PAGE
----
As far as the quality of this film, it's very well made. Great
interviews with a myriad of directors and actors make for an
interesting watch on a lazy weekend day. As far as the content
If your not familiar with this genre of film-making, it won't take you long to figure out these filmmakers were the equivalent of the music Punk Rock pioneers of the day...although...not near as relevant or successful.
The main goal of this documentary is show fans how/when/where this style/genre of film making started. You get to find out why these individuals started making films the way they did. They were odd, gory, abstract and stuff you wouldn't normally watch...but hey, it was the 70's and we know what a bizzaro decade that was. So this was the excuse to shock and awe the audience by putting these pointless exercises on celluloid.
The main interest for me was the interviews with Jim Jarmusch and Steve Buscemi. Yeah it's the Steve Buschemi we all know and love. He was in one of the early one of these films...it was where he started his acting career. Out of the whole assortment of Directors they talk to and mention Jim Jarmusch is the only one, to this day, who gets mentioned in film circles as a really good film maker. Why? simple...because even though his films are still kind of odd, they are watchable. They have a goal at the end of each one. They're not meandering collages of part shock and art film with no point. They aren't just moving images...they're actual stories.
It was funny to sit and listen to some of these directors sit and talk about how great their stuff was and I can guarantee that 99% of the film viewing world hasn't even heard of these people. This is one of these cases where it's in New York so it's important and has meaning and it sets a trend. Well, problem is...it didn't. These were just poor broke people who ran around with 8mm cameras trying to fit into a scene in NY at the time and now they can sit back and talk about their triumph...or their perceived triumph.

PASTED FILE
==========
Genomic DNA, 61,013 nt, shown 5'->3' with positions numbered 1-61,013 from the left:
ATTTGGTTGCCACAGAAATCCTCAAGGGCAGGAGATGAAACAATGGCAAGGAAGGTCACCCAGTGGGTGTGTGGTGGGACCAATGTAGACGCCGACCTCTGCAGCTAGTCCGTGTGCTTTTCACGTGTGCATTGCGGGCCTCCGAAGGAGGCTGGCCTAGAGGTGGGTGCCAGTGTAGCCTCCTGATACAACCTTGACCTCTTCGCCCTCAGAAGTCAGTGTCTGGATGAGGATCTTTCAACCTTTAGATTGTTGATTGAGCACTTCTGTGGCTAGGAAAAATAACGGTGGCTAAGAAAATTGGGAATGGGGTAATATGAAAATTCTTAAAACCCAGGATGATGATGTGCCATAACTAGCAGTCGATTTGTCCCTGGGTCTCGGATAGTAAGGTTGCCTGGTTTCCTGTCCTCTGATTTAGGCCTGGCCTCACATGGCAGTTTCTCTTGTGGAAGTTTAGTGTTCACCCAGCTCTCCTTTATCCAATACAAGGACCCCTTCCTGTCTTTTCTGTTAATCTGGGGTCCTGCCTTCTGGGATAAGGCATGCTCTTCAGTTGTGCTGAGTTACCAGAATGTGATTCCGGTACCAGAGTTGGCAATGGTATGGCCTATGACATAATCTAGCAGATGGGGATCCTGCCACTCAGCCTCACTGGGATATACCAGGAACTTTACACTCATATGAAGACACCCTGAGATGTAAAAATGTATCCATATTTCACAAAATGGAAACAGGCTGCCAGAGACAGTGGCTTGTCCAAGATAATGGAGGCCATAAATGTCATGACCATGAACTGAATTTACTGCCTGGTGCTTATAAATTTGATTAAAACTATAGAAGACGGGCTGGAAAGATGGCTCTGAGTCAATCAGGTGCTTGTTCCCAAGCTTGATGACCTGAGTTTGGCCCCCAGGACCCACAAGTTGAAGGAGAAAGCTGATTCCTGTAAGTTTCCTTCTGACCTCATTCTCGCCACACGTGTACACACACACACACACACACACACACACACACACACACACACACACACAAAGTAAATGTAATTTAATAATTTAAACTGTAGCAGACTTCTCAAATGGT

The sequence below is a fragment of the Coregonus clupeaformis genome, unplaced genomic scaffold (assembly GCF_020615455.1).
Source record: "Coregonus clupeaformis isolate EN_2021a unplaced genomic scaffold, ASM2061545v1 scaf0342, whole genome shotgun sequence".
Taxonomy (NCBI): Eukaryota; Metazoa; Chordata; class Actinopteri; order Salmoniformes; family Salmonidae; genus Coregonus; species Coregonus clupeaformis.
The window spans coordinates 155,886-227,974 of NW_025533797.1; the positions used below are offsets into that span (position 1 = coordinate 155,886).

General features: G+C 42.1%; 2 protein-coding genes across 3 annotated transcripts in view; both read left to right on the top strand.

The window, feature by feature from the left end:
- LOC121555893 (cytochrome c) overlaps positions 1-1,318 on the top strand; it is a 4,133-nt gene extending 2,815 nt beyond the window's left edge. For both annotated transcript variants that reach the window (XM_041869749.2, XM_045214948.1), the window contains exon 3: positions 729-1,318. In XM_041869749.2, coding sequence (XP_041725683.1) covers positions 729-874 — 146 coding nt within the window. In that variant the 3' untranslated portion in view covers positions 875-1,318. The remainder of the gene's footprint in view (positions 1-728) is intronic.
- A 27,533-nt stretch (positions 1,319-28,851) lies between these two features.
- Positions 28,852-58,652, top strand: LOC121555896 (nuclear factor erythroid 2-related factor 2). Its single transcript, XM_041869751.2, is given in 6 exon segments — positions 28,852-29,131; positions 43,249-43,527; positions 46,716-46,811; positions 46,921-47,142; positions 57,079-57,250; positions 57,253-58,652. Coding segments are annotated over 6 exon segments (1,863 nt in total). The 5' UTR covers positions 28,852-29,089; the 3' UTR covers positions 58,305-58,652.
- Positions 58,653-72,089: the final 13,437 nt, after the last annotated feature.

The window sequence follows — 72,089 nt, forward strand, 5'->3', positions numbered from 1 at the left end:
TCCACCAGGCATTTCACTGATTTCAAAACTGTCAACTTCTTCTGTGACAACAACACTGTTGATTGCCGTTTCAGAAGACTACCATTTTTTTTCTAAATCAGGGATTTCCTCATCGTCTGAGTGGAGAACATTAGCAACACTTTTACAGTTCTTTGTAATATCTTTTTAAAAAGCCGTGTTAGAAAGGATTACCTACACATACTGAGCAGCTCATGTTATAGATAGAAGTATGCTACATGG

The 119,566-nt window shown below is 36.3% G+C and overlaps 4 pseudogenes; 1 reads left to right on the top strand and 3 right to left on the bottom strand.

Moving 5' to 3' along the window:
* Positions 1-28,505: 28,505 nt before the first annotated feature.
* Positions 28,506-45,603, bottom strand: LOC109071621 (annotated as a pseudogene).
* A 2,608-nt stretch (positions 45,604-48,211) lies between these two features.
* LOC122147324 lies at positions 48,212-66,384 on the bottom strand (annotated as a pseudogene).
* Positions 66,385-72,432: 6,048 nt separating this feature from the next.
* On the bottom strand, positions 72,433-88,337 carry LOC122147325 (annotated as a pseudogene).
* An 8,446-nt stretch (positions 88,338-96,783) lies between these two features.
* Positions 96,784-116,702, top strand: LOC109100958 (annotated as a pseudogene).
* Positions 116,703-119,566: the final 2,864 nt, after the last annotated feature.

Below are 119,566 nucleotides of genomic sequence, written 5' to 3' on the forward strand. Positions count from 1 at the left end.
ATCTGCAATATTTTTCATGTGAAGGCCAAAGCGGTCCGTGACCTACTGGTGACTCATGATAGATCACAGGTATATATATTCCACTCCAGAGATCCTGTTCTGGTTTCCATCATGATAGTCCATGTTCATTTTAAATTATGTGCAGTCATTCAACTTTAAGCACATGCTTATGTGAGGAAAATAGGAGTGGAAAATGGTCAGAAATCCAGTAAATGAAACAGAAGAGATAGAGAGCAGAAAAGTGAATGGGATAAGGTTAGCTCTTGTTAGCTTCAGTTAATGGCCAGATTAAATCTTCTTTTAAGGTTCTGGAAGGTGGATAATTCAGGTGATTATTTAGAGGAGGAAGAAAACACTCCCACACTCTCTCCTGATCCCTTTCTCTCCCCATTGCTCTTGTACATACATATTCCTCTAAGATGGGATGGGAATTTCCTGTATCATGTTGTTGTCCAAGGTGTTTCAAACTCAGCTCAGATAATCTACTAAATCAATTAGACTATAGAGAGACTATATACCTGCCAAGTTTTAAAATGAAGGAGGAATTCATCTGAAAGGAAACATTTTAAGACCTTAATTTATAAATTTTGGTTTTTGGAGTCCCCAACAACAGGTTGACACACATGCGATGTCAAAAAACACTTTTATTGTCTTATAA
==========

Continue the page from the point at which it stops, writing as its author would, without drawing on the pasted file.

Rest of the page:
When this was at Edinburg, this is what they said: Today, Manhattan is
a byword for overpriced property, overexposed landmarks and overdressed
fashionistas. In the late 70s, however, it was rat-infested, crime-
crippled, cheap and nasty - somewhere for America to dump its
immigrants, poor people and artists. Music, art, fashion and filmmaking
burgeoned, fueled by drugs, dares, fads, feuds, and a fair helping of
LIttle of this is true. NYC has always been about fashion and high prices. Just look at New Yorker Magazine from 1923!!
The movie is sort of boring. Let's be honest, these filmmakers are not very good. And there is little new in this documentary that hasn't been covered a gazillion times before.
And how many times can you listen to some now rich idiot say "there wasy no money" "we did it for no money" "we didn't have any money."
Who does when your 18? What a borefest
Blank City is about the underground New York City film-makers who
sprang up in the post-punk years. The films that were made were
amateurish and technically raw; they were made with next to no money
and they featured for the most part non-actors; their subject matter
was often shocking and confrontational. Without doubt, the punk spirit
was very much alive in these movies. It was known as the No Wave
I saw this at the Edinburgh International Film Festival and I'm going to be upfront here and admit that I was under the impression from the EIFF brochure that this was going to be about something else. It sounded like it was going to cover the post-punk scene in the grimy streets of NYC circa 1980. But really, this documentary is more or less only about these underground films and filmmakers. While many of the participants are fascinating and some of the films seem odd and of-their-time enough to be of interest, I just felt that for my tastes the material was stretched out to breaking point. I was hoping that the music scene would be given some exposure too, to compliment proceedings but that just didn't happen. Having said that, having heard some Lydia Lunch recordings in the past this may not have been strictly a bad thing. I guess I was essentially hoping for NYC post-punk music to be covered more generally, rather than specifically the No Wave movement, of which I am not keen on at all. At least in the 60's the art films of Andy Warhol had The Velvet Underground to soundtrack them.
It's certainly interesting in places and occasionally funny. But it does get a bit wearing after a time. This would most probably have made a much better short film; it doesn't in truth really justify its feature length as there just isn't enough development in content or trajectory. It's an admirable effort but sadly it just wasn't for me.